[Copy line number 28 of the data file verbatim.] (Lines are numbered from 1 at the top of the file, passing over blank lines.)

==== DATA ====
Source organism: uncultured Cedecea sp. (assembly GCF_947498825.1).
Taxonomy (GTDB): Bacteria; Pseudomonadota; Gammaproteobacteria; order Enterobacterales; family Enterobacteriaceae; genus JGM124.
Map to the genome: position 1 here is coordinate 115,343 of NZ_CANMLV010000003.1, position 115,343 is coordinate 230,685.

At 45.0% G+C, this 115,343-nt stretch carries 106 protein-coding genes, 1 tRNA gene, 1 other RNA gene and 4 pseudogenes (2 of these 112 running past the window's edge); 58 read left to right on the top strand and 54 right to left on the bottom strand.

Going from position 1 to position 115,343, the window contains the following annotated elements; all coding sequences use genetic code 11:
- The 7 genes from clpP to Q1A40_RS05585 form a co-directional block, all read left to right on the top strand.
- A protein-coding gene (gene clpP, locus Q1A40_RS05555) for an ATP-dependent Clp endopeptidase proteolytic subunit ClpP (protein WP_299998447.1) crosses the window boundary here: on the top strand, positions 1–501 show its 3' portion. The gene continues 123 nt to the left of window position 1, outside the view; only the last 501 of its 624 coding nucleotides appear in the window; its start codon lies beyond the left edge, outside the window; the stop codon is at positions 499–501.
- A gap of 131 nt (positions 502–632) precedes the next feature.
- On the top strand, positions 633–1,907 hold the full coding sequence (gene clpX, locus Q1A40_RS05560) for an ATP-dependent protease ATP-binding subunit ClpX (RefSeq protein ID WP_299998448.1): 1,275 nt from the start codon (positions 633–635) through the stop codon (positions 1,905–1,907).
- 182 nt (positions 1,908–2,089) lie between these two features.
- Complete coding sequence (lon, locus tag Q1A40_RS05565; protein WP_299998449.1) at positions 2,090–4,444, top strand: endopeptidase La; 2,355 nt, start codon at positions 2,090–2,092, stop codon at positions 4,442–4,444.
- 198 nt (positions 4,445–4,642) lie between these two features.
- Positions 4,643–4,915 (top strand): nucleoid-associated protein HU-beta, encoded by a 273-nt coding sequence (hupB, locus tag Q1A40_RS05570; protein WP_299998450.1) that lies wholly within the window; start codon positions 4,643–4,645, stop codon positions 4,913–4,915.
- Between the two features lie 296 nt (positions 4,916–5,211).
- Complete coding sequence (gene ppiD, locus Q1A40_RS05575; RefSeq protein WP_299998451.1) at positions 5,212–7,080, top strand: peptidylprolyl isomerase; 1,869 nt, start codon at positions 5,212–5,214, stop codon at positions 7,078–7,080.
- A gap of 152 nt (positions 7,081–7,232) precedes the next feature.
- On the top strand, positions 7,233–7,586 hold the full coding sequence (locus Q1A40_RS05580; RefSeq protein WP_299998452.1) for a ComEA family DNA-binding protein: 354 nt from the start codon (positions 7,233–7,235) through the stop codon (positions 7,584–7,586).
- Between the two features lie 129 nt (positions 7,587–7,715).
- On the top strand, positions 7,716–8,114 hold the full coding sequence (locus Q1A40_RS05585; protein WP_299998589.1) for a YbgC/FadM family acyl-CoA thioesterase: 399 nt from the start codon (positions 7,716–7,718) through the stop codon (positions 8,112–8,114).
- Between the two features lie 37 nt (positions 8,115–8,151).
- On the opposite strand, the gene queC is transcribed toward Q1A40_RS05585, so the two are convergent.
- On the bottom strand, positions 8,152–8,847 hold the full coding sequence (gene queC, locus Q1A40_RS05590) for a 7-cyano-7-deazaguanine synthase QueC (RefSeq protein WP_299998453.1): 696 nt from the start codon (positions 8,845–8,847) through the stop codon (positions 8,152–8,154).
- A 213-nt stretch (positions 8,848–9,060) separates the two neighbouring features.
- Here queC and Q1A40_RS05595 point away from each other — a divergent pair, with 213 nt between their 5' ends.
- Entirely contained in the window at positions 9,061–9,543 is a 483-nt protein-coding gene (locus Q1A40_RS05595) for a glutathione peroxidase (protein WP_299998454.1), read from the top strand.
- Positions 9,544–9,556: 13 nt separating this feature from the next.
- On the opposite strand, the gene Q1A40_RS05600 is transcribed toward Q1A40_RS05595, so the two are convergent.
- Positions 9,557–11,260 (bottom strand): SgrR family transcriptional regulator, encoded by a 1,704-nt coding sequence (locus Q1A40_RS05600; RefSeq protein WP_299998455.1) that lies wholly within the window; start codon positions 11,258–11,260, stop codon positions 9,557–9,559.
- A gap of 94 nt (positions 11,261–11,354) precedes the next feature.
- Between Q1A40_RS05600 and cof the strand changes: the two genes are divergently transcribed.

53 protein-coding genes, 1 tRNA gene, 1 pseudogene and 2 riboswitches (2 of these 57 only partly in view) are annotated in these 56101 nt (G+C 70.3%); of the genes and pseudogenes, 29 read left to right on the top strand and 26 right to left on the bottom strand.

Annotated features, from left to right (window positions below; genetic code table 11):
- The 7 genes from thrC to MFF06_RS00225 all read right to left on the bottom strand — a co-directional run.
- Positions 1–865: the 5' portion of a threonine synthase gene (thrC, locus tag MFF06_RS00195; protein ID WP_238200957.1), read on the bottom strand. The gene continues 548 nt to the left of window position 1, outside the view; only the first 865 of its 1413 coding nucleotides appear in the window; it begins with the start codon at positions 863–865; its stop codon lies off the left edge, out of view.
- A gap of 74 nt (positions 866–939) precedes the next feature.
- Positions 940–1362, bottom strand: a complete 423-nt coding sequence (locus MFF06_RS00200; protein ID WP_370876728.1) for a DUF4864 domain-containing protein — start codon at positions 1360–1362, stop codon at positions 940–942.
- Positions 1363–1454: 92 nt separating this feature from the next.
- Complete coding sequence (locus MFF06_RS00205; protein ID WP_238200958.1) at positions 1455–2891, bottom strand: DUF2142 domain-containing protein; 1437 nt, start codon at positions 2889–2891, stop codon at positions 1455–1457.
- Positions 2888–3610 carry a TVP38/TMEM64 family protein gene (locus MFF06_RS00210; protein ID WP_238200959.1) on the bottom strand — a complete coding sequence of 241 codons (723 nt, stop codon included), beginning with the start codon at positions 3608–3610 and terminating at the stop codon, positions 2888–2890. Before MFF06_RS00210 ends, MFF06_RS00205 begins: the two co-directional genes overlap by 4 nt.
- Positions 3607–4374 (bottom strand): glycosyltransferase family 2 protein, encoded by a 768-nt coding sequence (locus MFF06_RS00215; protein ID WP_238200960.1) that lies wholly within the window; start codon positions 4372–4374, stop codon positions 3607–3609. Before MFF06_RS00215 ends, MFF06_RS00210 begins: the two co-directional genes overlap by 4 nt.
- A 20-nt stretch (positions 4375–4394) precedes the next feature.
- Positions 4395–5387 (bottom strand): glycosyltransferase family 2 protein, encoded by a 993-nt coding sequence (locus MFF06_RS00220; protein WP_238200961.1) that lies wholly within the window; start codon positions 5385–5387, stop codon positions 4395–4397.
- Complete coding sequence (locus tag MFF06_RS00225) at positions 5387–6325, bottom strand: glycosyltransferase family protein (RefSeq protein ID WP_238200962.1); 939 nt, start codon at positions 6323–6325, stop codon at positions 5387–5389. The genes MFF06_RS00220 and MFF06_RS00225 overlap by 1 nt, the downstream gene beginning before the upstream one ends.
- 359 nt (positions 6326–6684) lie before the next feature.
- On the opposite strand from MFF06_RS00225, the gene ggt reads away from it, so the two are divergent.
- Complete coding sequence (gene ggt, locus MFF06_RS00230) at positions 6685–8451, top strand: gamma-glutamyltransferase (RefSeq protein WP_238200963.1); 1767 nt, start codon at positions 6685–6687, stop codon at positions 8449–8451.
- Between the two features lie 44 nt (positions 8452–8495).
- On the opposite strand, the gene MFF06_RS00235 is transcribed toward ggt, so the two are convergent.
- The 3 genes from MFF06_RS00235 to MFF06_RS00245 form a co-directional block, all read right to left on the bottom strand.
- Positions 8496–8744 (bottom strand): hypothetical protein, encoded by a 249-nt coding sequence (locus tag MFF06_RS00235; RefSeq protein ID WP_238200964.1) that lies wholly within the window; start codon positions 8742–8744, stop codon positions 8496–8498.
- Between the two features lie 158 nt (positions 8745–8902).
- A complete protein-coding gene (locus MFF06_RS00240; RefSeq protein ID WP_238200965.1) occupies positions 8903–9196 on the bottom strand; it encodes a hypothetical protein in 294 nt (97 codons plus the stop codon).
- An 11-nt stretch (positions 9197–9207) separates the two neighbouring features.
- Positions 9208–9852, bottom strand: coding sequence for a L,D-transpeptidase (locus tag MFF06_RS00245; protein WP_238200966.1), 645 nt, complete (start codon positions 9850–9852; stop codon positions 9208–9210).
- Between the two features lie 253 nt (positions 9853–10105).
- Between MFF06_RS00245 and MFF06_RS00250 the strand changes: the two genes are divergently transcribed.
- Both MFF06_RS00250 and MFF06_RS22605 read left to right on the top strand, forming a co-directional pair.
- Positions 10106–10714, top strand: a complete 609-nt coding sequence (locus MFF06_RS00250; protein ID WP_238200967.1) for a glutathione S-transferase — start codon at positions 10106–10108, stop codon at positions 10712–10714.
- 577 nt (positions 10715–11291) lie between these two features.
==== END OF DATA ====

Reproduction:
- Positions 9,557–11,260 (bottom strand): SgrR family transcriptional regulator, encoded by a 1,704-nt coding sequence (locus Q1A40_RS05600; RefSeq protein WP_299998455.1) that lies wholly within the window; start codon positions 11,258–11,260, stop codon positions 9,557–9,559.